The Licensing Act 2003 does not allow the Licensing Committee to consider other issues such as local demand, parking, congestion, local amenity or other planning issues

So to be classed relevant, your representation must tie in the licensable activity being applied for, the timings being sought with your views as to how these will impact on the licensing objectives.

In your letter it is important that you include all of your reasons for making the representation.

If your letter is accepted you will be invited to attend any licensing hearing that considers the matter and if you wish you can address the committee. However, you are only allowed to clarify what you have put in writing in the representation and are not allowed to introduce new reasons and arguments. The rules of natural justice dictate that no issue or argument should come as a surprise to any party to a hearing so any new issues/arguments would have to be ignored by the members when making their decision.

It is also important that your representation reaches the Licensing Unit before the close of consultation. The regulations dictate that late representations cannot be accepted.


Adur District Council and Worthing Borough Council will accept petitions that meet the licensing objectives however the organiser of the petition must identify themselves as a central point of contact.

Each page of the petition should contain information as to the purpose of the petition so that all persons know what they are signing and full names and address must be supplied.

All signatories must be made aware that a copy of the petition will be supplied to the applicant and a copy will be contained within the committee papers, so their personal details will become public knowledge.

Each signatory will not be written to separately, but instead consider that the organiser will advise each signatory of the hearing date and the final outcome of the application.


You can also apply to the licensing authority to review a licence or certificate if problems are occurring at a licensed premises which undermine the licensing objectives. See:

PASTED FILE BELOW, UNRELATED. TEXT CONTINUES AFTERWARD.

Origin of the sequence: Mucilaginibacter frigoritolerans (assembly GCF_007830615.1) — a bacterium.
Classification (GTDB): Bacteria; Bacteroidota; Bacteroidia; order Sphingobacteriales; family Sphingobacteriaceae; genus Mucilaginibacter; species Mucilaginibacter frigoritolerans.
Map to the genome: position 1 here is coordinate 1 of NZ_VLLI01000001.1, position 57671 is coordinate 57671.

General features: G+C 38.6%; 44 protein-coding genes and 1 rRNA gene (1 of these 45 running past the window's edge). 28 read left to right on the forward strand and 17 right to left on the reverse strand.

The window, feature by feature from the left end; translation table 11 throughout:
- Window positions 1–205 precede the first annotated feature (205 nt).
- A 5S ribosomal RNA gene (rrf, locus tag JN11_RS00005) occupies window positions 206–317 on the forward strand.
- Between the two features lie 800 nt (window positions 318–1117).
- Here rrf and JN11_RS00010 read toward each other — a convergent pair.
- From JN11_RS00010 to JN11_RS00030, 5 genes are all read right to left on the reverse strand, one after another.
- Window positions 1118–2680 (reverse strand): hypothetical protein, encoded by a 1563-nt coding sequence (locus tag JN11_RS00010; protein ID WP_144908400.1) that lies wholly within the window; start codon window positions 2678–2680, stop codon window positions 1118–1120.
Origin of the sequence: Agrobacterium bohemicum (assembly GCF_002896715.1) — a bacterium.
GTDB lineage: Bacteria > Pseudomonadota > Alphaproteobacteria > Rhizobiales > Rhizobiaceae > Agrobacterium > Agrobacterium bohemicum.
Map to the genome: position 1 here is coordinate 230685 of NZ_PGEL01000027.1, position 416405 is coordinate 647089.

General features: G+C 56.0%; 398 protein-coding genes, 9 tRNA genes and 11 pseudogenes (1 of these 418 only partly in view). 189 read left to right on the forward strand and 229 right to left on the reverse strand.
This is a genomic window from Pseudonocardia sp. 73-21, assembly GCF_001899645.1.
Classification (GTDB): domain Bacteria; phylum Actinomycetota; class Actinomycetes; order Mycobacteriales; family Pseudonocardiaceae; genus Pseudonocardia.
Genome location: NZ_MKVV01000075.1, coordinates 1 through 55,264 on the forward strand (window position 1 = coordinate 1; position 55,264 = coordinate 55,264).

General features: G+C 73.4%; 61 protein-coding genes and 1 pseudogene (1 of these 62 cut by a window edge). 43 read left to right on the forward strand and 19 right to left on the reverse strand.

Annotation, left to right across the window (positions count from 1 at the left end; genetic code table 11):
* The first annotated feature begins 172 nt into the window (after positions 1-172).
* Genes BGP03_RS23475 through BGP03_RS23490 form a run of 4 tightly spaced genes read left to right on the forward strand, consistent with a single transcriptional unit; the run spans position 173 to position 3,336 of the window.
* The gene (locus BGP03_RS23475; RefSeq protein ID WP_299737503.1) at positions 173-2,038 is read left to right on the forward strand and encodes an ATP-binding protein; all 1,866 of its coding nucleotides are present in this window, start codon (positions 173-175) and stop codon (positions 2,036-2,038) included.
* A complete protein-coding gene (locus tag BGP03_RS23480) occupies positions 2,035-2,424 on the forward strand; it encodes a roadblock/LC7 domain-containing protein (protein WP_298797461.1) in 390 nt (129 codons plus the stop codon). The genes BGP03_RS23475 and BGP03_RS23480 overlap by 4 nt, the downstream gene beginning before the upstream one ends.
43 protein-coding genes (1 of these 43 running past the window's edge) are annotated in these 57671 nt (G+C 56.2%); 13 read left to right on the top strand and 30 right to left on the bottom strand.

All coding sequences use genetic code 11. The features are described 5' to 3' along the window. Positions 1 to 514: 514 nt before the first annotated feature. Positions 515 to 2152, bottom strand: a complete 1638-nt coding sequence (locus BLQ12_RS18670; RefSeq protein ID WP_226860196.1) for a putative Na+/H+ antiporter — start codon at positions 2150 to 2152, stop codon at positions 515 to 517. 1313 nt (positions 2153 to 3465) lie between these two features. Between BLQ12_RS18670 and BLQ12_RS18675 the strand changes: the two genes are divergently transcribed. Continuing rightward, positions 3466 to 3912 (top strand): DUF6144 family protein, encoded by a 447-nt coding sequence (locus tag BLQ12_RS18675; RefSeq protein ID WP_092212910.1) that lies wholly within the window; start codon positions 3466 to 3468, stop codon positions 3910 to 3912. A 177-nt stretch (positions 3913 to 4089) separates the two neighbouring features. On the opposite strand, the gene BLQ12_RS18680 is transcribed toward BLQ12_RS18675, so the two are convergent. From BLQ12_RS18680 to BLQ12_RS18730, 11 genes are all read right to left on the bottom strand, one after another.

Caution for members of the public:

Those making representation regarding an application under the Licensing Act 2003 & Gambling Act 2005 should note that all relevant representations received are forwarded without redaction to the applicant to allow full disclosure and any subsequent mediation.

In addition, they may become public documents and could be published in their entirety in the report that accompanies an application or any subsequent appeal hearing

It is an offence to knowingly or recklessly make a false statement in connection with an application and the maximum fine for which a person is liable on summary conviction for the offence is £5,000.

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Appealing against Licensing Authority decisions

For those that have made a relevant representation, accepted as such by the Licensing Authority, there is a right of appeal to the magistrates court if they feel that the decision made by the Licensing Authority at hearing is unjust.

  • for Southwick, Shoreham and Lancing this is Adur District Council
  • for the Borough of Worthing this is Worthing Borough Council

Under Section 181 and Schedule 5 of the Act, there is a right of appeal to the Magistrates' Court in respect of applications for new licences and variations of an existing licence open, not only to the applicant but, to any person who has made relevant representation.

Such a person may appeal against:

  • a licence being granted
  • a variation being granted
  • or against the modification or lack of modification of any conditions

The Department of Culture, Media & Sport (DCMS) has issued guidance regarding appeals against Licensing Authority decisions:

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Page last updated: 28 March 2024